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I've successfully added a normal Unit Testing Bundle to my project, following these instructions. I can build and run my test target and the one sample test works fine.

Things start to go downhill when I try to test a specific class.

In my App, many of my .h files are included in the .pch file. Also, MyModel interacts with other classes. Because of this, when I import MyModel.h and use it in my test, I get a bunch of errors pertaining to the fact that other files couldn't be loaded. My workaround to this is to simply add the same files in my test target's .pch file and also add those files to the test target's "compile sources" list.

So I add those classes to the test target and to the .pch, try to run, and I just end up in an endless loop, always needing to require more files. When I finally add every .m to my project, running the tests still fails spectacularly.

Any idea how I need to set up my project correctly so that I can just simply #import "MyModel.h" into my test file and write/run my tests? Is it possible that my project is configured in a way that will make testing impossible?

Update 1 Followed Carl's suggestions but can't get past step 2. I get:

Undefined symbols for architecture i386:
  "_OBJC_CLASS_$_MyModel", referenced from:
      objc-class-ref in BaseUnitTests.o
ld: symbol(s) not found for architecture i386
clang: error: linker command failed with exit code 1 (use -v to see invocation)

It's at this point where I would then add MyModel.m to "Build Phases/Compile Sources" and go down the endless path of adding every other .m file to the test target's "Compile Sources".

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When you say it 'fails spectacularly', what is happening? –  Craig Otis Oct 3 '12 at 23:35
    
I thought that might be vague. Just a ton of errors spewing out in the Issue Navigator. Sometimes it's just that it can't find a class referred to in another class, and sometimes it's other obscure error messages that don't make much sense. Unfortunately I don't have a specific example to share. –  djibouti33 Oct 4 '12 at 0:45

1 Answer 1

up vote 1 down vote accepted

Code can definitely be written in ways that make testing difficult, especially when it wasn't written with testing in mind. But it's not impossible. Right now you just need to clean up your imports. I think the approach I'd take is

1) Remove all your non-test-case class implementations (.m) from the tests target - they don't need to be there. Do this by removing them from the "compile sources" pane in the test target's build phases.

2) Copy all your PCH imports into your test case (temporarily). Import "MyModel.h". Try to just get an instance of MyModel and test it isn't nil and has the right class. Just keep adding imports if you need to but don't add .m's.

3) This and the next step are optional but I highly recommend them, as they might reveal trouble areas in your code that will prevent you from writing fine-grained tests. Once you get that simple test passing, it's time to start cleaning up your imports. Switch back to your main project. First things first, I'd start removing any of your own classes from the pch (not counting library / framework type imports). Remove headers from the pch one at a time, and import them in the files that truly need them.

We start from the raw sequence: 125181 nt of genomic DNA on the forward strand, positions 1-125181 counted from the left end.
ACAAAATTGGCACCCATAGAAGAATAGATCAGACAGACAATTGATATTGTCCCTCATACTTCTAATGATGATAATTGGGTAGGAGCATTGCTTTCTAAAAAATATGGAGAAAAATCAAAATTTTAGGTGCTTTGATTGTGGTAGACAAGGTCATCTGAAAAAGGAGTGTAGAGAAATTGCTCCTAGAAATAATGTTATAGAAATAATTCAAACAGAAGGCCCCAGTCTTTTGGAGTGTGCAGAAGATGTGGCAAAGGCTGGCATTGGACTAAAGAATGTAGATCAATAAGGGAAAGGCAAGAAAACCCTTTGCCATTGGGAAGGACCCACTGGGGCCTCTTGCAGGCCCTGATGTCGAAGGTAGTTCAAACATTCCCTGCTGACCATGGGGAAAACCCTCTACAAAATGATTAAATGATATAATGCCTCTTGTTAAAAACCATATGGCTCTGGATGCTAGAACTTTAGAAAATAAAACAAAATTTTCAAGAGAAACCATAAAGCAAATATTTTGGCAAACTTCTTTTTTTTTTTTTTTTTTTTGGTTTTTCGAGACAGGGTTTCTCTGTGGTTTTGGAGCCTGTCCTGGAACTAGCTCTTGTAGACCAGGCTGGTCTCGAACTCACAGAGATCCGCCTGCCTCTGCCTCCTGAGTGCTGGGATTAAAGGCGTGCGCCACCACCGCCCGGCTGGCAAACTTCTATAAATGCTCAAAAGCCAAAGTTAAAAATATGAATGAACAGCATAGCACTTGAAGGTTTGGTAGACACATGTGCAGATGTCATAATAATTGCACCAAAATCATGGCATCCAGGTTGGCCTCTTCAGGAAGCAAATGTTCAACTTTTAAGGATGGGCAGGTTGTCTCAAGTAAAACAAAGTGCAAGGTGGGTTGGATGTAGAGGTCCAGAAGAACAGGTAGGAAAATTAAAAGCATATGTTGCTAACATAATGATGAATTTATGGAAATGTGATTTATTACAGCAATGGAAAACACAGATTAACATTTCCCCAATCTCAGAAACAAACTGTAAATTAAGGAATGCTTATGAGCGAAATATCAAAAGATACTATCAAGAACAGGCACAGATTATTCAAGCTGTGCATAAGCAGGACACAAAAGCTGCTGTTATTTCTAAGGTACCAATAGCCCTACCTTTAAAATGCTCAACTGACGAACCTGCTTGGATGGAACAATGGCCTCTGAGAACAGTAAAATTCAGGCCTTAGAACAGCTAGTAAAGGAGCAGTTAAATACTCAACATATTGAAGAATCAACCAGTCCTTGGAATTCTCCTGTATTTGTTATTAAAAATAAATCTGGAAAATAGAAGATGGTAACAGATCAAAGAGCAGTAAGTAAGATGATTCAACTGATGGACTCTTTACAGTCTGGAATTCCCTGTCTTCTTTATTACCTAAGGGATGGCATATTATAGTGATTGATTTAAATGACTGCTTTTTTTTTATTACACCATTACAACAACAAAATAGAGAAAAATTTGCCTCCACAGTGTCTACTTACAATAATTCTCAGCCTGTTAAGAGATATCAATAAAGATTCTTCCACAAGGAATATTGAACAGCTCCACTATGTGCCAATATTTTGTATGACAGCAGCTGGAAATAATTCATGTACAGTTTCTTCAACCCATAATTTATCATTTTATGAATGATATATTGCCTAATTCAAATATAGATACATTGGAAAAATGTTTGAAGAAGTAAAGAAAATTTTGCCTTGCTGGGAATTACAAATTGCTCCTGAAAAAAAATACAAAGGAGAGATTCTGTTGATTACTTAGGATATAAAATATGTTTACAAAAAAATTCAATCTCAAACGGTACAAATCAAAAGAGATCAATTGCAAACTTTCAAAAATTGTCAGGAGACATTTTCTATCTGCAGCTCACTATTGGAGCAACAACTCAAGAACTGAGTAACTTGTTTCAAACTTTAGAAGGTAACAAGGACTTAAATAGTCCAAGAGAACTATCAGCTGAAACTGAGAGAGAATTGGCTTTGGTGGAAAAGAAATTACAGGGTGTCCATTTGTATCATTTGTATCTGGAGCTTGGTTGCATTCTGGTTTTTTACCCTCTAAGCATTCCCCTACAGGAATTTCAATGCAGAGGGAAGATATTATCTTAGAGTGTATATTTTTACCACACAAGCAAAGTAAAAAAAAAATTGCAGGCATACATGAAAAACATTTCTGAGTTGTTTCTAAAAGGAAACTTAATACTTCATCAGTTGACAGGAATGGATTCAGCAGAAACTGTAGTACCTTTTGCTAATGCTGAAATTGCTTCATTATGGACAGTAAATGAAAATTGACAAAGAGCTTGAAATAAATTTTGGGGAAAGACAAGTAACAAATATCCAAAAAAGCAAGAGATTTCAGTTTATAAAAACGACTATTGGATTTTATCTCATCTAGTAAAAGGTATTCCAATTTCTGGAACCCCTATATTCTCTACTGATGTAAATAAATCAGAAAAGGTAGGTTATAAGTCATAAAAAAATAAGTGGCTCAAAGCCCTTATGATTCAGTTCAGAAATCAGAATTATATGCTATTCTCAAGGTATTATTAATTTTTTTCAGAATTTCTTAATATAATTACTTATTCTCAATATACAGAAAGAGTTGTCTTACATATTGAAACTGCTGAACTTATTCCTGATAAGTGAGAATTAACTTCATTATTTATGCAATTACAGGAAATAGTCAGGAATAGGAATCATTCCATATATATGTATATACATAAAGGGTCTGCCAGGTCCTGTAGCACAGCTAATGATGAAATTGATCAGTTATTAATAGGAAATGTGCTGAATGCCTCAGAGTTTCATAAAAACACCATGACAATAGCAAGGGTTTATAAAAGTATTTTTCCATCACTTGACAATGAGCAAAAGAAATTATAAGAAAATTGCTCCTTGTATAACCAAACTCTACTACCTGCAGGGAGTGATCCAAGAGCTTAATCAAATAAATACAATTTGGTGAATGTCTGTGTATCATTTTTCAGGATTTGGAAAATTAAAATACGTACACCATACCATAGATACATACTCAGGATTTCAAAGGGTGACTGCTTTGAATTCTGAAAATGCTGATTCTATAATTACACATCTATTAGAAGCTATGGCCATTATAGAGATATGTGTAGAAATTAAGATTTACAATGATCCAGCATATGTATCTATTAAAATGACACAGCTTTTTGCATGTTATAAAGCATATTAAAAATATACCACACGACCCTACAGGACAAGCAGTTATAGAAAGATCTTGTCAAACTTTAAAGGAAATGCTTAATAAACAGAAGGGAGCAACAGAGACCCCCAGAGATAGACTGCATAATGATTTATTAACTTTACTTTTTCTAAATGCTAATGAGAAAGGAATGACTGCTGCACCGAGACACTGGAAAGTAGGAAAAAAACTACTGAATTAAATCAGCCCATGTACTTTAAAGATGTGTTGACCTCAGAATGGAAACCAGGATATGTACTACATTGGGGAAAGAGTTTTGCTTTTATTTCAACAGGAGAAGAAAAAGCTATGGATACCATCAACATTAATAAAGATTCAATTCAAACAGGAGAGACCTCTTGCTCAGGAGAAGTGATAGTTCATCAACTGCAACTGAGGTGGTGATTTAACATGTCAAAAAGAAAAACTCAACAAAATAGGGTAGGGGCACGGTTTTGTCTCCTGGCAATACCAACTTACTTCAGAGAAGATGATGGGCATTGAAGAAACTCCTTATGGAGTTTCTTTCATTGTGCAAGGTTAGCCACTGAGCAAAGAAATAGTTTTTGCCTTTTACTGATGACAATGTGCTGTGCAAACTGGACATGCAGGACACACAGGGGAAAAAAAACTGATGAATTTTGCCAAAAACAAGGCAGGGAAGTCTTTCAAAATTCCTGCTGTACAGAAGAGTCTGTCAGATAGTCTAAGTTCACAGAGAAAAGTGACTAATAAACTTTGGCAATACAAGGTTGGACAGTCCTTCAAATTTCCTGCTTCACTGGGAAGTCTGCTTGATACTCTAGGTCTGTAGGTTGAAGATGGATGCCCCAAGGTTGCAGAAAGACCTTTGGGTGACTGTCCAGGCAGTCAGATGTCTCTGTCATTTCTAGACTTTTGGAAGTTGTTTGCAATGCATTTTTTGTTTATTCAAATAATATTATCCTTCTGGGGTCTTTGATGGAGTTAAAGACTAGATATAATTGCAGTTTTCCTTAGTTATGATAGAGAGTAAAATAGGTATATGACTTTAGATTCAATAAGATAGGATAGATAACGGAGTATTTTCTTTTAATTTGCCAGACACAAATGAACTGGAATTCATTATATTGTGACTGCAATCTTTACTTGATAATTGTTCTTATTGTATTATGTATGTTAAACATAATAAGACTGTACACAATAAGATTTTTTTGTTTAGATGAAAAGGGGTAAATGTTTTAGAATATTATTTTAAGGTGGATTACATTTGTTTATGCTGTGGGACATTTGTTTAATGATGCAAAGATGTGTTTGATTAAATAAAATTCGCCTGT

3a) As you're going through this process make sure you import as few files from other header files as possible. You should only have a #import in your .h in a few situations, generally: 1) Subclassing a class declared in the imported file 2) Implementing a protocol declared in the imported file 3) referring to any C type defined in the imported file. For protocols and classes, forward-declare them with @protocol and @class in the header and only import them where you actually message them or access their properties (usually in your .m)

So, at this point, you should have a single passing unit test and a cleaner pch. Make sure to clean up the imports in your unit test now. Switch back to your testing target, and start writing more tests. As you make your interfaces more focused and testable, the need to import files will decrease. Hope this helps!

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Carl, this is great information. Unfortunately I can't get past step 2. I updated my Question with more details. –  djibouti33 Oct 4 '12 at 1:05
    
@djibouti33 Oh you know what? I'm sorry, I gave these for an application test target, and I guess you want a logic target? The default for a new project is application tests so so I went with that but looking closer at your tutorial and the build settings in my own project I see that was incorrect. If you're doing logic test than I think you'll either have to add everything to the target until the linker stops failing or refactor until MyModel isn't coupled to so many other classes. However I think you could use an application test to help you refactor toward that. –  Carl Veazey Oct 4 '12 at 1:36
    
Thanks Carl. My end goal is to be able to test with Kiwi, and based on their instructions (github.com/allending/Kiwi/wiki/Up-and-Running-with-CocoaPods) it seems as though they set you up with an Application test. I'm a little confused about the difference, but if I'm just wanting to test a model class that seems like it'd be a Logic test, but Kiwi seems like it's for Application tests. –  djibouti33 Oct 4 '12 at 18:28
    
I can't comment on Kiwi but I'll have to try it out some day. I agree a simple model test sounds like it would make sense as a logic test but if it's tightly coupled to the rest of your application you might need to do it in an application test for the time being until you can refactor it so it's more free-standing. –  Carl Veazey Oct 4 '12 at 18:50

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